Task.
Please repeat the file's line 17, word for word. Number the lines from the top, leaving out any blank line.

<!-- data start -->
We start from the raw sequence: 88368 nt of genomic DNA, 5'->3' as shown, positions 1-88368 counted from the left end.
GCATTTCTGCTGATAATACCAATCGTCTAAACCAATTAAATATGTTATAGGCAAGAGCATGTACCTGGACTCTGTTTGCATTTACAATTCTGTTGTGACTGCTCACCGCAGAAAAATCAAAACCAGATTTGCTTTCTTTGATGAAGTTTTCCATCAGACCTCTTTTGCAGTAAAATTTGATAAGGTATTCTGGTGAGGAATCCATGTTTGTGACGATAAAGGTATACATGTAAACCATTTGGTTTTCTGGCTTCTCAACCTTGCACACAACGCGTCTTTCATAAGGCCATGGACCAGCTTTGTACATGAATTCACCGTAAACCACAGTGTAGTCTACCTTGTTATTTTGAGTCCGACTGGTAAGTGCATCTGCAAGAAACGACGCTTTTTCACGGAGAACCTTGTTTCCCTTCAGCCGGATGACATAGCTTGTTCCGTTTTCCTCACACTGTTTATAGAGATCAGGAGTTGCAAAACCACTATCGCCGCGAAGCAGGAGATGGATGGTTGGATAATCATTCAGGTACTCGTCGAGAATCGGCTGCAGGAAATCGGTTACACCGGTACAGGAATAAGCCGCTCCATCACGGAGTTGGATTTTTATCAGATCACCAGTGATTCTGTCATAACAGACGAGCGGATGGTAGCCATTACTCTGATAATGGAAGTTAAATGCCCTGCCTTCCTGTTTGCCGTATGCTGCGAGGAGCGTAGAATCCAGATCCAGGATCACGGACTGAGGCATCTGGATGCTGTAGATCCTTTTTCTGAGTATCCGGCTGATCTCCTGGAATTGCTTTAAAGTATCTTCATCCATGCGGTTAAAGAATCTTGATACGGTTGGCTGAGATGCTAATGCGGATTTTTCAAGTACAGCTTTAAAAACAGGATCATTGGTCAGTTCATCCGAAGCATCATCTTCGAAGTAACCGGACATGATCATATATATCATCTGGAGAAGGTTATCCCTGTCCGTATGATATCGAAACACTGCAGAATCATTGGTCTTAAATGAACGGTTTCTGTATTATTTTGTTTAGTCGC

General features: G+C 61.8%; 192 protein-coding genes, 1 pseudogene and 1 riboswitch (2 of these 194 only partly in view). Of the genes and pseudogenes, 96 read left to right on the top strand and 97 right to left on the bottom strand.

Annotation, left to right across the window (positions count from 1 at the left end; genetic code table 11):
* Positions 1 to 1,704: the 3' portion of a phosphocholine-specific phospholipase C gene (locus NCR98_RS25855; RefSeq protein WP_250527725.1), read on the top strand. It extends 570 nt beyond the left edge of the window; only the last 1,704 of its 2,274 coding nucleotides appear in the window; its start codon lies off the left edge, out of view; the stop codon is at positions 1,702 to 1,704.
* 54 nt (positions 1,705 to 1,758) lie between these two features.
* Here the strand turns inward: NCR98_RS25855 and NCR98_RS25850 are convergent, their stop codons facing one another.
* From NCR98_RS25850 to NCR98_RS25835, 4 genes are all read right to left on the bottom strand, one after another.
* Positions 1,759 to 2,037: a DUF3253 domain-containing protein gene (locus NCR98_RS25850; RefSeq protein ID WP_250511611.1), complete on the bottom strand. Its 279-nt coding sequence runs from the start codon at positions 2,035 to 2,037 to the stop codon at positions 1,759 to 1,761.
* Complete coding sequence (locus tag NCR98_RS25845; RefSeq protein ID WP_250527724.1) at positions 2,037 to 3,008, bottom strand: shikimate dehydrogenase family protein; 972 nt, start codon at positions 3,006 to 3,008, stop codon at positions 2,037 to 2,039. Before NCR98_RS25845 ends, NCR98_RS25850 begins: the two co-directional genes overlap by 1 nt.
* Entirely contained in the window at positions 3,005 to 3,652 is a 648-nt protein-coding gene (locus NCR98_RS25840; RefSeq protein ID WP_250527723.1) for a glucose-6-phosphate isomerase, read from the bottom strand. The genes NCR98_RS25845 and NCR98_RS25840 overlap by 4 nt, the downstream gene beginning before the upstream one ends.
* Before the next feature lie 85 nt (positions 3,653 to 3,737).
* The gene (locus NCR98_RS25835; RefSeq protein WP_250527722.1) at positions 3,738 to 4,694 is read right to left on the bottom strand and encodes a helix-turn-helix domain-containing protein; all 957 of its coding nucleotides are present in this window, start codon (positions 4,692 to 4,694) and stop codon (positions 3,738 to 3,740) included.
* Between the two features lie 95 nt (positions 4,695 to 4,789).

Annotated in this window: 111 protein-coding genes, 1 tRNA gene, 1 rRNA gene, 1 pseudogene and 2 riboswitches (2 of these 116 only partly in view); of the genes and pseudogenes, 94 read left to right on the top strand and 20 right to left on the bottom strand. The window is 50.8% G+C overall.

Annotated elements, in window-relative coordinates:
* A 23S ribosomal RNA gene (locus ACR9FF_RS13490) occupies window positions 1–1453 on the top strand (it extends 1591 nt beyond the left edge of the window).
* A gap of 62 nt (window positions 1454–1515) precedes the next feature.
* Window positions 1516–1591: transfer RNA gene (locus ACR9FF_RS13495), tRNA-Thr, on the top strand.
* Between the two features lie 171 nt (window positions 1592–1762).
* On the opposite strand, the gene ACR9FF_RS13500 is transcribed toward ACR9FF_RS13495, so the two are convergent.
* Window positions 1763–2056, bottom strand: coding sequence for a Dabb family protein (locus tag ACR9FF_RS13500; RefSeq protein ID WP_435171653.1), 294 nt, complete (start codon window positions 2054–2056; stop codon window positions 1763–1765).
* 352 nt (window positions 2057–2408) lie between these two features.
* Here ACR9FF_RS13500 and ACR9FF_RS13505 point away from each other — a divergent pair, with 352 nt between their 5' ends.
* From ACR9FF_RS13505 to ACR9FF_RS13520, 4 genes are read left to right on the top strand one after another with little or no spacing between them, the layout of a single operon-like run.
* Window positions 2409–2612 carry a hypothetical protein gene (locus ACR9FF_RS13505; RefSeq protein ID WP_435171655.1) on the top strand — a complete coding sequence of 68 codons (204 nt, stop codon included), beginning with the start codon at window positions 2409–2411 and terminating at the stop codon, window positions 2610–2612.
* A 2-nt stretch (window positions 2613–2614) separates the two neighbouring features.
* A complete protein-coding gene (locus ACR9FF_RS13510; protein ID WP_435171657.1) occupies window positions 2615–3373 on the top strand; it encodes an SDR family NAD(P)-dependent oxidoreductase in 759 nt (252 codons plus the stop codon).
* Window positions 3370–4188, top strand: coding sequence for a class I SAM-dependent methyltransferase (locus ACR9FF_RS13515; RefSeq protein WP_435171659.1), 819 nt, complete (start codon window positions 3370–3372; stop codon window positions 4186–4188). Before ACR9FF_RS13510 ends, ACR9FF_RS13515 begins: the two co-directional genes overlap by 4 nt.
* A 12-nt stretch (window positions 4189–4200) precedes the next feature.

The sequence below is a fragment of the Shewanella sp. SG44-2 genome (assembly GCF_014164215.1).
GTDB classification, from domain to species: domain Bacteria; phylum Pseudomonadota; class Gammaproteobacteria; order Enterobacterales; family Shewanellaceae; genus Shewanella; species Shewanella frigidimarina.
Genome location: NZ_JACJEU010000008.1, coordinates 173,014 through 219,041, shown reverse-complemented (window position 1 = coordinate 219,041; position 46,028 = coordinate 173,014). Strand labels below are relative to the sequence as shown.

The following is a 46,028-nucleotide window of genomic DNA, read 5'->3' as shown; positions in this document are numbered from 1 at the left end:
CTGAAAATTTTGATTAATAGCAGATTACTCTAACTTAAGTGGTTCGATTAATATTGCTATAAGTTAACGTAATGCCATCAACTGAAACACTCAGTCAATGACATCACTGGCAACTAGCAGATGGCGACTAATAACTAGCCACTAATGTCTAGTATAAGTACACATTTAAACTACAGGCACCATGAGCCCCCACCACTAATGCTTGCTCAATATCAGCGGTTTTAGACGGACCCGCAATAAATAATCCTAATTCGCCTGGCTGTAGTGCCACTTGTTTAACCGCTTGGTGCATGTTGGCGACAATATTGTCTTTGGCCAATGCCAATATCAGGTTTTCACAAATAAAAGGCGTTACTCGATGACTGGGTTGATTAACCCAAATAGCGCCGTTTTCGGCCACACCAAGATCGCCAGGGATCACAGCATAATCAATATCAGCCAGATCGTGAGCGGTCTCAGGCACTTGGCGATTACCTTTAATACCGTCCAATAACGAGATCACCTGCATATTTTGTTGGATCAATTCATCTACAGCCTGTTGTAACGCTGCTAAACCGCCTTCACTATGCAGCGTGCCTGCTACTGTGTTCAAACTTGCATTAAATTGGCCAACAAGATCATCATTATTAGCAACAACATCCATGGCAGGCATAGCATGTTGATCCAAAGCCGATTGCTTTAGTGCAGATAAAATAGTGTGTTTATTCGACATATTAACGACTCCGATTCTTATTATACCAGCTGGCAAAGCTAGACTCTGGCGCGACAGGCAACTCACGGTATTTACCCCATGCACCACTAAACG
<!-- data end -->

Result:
* A 23S ribosomal RNA gene (locus ACR9FF_RS13490) occupies window positions 1–1453 on the top strand (it extends 1591 nt beyond the left edge of the window).